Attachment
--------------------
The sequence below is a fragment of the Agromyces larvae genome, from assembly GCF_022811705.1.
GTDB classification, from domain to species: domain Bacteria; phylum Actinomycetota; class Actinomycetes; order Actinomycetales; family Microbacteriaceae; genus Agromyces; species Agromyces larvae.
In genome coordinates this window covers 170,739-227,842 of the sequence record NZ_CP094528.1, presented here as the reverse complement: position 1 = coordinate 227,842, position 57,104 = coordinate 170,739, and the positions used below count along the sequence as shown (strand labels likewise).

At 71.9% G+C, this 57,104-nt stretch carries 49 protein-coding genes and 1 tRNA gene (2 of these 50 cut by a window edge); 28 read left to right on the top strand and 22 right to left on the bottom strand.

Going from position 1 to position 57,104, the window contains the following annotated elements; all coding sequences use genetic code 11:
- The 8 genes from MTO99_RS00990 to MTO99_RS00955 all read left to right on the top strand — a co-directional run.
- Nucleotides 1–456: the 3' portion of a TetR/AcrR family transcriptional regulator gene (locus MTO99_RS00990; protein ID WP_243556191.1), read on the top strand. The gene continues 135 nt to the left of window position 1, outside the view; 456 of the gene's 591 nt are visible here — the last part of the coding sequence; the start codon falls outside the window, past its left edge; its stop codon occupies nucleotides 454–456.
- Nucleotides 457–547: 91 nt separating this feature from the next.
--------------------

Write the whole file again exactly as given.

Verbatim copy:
The sequence below is a fragment of the Agromyces larvae genome, from assembly GCF_022811705.1.
GTDB classification, from domain to species: domain Bacteria; phylum Actinomycetota; class Actinomycetes; order Actinomycetales; family Microbacteriaceae; genus Agromyces; species Agromyces larvae.
In genome coordinates this window covers 170,739-227,842 of the sequence record NZ_CP094528.1, presented here as the reverse complement: position 1 = coordinate 227,842, position 57,104 = coordinate 170,739, and the positions used below count along the sequence as shown (strand labels likewise).

At 71.9% G+C, this 57,104-nt stretch carries 49 protein-coding genes and 1 tRNA gene (2 of these 50 cut by a window edge); 28 read left to right on the top strand and 22 right to left on the bottom strand.

Going from position 1 to position 57,104, the window contains the following annotated elements; all coding sequences use genetic code 11:
- The 8 genes from MTO99_RS00990 to MTO99_RS00955 all read left to right on the top strand — a co-directional run.
- Nucleotides 1–456: the 3' portion of a TetR/AcrR family transcriptional regulator gene (locus MTO99_RS00990; protein ID WP_243556191.1), read on the top strand. The gene continues 135 nt to the left of window position 1, outside the view; 456 of the gene's 591 nt are visible here — the last part of the coding sequence; the start codon falls outside the window, past its left edge; its stop codon occupies nucleotides 454–456.
- Nucleotides 457–547: 91 nt separating this feature from the next.